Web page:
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verb (used without object), rav·aged, rav·ag·ing.
  1. to work havoc; do ruinous damage.
  1. havoc; ruinous damage: the ravages of war.
  2. devastating or destructive action.

Origin of ravage

1605–15; < French, Middle French, equivalent to rav(ir) to ravish + -age -age
Related formsrav·age·ment, nounrav·ag·er, nounun·rav·aged, adjective
Can be confusedravage ravishravenous ravaging ravishing (see synonym study at ravenous)

Synonyms for ravage

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Synonym study

1. Ravage, devastate, lay waste all refer, in their literal application, to the wholesale destruction of a countryside by an invading army (or something comparable). Lay waste has remained the closest to the original meaning of destruction of land: The invading army laid waste the towns along the coast. But ravage and devastate are used in reference to other types of violent destruction and may also have a purely figurative application. Ravage is often used of the results of epidemics: The Black Plague ravaged 14th-century Europe; and even of the effect of disease or suffering on the human countenance: a face ravaged by despair. Devastate, in addition to its concrete meaning ( vast areas devastated by bombs ), may be used figuratively: a devastating remark.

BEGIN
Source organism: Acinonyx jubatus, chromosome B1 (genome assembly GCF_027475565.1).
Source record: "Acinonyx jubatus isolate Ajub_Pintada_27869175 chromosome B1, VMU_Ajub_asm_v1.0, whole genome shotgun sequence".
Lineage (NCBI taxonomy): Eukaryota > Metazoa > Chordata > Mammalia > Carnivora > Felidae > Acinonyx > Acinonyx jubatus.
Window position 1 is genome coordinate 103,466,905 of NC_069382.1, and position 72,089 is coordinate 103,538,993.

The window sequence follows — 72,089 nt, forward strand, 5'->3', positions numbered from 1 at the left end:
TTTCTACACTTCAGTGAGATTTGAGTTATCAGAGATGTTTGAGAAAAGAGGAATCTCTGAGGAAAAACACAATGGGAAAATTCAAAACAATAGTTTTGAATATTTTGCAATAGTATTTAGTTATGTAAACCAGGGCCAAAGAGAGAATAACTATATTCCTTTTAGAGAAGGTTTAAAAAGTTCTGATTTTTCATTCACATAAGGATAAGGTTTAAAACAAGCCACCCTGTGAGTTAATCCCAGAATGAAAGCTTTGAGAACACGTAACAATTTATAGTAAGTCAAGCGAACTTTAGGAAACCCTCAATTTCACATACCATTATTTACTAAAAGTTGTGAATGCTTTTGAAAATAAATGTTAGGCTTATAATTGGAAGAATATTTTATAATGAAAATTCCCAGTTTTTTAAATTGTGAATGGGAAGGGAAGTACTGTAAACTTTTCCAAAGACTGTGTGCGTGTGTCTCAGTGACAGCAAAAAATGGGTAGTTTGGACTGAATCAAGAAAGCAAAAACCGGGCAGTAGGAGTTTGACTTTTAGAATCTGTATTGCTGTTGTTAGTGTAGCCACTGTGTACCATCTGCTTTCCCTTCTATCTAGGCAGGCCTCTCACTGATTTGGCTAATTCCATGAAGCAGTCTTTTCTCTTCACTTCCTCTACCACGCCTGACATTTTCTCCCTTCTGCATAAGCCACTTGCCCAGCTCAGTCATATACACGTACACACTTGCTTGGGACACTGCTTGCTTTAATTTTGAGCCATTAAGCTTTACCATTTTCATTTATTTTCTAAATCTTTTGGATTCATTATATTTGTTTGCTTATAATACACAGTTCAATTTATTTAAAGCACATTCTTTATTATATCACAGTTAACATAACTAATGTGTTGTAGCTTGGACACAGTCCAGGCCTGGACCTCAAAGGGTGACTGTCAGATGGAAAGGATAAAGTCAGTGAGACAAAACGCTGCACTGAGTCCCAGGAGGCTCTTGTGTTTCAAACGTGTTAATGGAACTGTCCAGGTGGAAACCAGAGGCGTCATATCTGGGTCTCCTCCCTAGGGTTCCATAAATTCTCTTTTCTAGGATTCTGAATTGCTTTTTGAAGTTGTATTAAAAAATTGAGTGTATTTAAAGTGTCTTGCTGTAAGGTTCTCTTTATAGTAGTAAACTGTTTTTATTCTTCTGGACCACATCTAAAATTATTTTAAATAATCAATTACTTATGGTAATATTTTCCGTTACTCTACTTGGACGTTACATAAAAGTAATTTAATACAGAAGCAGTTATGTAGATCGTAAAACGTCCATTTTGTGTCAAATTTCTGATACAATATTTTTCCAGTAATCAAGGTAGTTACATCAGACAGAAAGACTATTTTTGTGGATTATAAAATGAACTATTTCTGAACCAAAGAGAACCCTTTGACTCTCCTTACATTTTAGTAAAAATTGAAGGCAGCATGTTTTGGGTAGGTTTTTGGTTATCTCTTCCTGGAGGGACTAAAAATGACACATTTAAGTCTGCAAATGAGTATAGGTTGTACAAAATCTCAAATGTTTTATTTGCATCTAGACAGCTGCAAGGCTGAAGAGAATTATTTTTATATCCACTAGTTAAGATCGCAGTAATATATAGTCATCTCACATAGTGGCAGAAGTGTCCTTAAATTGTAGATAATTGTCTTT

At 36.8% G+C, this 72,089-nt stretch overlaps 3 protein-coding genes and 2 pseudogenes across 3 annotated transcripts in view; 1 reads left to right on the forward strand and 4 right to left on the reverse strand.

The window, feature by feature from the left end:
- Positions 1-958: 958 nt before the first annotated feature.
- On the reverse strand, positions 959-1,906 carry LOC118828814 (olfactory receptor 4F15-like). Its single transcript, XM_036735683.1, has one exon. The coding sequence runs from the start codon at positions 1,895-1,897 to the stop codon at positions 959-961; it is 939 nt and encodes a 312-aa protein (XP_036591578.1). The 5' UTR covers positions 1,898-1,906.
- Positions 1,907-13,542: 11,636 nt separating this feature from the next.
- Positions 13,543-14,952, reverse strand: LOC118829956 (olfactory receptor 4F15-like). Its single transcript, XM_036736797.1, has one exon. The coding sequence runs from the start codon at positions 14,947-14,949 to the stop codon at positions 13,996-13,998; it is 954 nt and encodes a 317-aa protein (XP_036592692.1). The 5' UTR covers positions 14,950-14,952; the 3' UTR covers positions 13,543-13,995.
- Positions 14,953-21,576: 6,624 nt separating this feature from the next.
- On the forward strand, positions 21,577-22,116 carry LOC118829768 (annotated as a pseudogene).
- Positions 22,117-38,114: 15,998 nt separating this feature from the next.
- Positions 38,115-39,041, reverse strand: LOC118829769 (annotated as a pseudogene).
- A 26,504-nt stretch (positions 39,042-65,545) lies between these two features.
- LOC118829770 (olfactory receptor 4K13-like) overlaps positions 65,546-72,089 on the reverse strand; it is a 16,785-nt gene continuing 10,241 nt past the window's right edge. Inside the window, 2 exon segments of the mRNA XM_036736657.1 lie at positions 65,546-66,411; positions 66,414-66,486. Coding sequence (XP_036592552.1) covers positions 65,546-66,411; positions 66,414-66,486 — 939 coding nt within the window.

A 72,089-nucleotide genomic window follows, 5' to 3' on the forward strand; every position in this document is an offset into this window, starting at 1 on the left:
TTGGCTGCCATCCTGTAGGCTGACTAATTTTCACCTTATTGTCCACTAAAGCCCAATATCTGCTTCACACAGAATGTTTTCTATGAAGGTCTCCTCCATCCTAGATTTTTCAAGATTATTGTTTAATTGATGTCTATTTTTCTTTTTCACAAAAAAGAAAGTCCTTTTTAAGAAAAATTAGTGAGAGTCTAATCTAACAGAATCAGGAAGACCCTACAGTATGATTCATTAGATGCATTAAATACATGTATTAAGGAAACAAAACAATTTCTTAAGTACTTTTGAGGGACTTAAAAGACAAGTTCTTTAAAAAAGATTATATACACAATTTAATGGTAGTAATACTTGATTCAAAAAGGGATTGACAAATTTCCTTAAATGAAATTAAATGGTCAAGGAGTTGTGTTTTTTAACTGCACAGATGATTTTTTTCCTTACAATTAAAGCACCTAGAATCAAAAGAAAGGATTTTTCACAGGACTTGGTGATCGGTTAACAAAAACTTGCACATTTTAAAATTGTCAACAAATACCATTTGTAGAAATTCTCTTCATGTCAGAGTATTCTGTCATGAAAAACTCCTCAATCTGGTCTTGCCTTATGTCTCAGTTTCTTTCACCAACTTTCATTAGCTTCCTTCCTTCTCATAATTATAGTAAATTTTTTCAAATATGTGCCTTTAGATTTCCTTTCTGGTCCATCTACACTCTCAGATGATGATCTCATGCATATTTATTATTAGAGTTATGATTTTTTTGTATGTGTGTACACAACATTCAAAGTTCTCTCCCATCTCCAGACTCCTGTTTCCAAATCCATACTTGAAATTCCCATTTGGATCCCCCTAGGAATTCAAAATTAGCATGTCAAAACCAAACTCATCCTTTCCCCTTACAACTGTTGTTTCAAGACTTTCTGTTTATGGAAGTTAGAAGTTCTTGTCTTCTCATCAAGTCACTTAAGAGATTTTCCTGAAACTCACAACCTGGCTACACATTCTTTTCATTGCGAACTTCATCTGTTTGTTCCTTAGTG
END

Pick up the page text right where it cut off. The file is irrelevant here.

Antonyms for ravage

Dictionary.com Unabridged Based on the Random House Unabridged Dictionary, © Random House, Inc. 2018

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British Dictionary definitions for ravage


  1. to cause extensive damage to
  1. (often plural) destructive actionthe ravages of time
Derived Formsravagement, nounravager, noun

Word Origin for ravage

C17: from French, from Old French ravir to snatch away, ravish
Collins English Dictionary - Complete & Unabridged 2012 Digital Edition © William Collins Sons & Co. Ltd. 1979, 1986 © HarperCollins Publishers 1998, 2000, 2003, 2005, 2006, 2007, 2009, 2012

Word Origin and History for ravage

1610s, from French ravager "lay waste, devastate," from Old French ravage "destruction," especially by flood (14c.), from ravir "to take away hastily" (see ravish). Related: Ravaged; ravaging.


1610s, from French ravage "destruction" (see ravage (v.)). Related: Ravages.

Online Etymology Dictionary, © 2010 Douglas Harper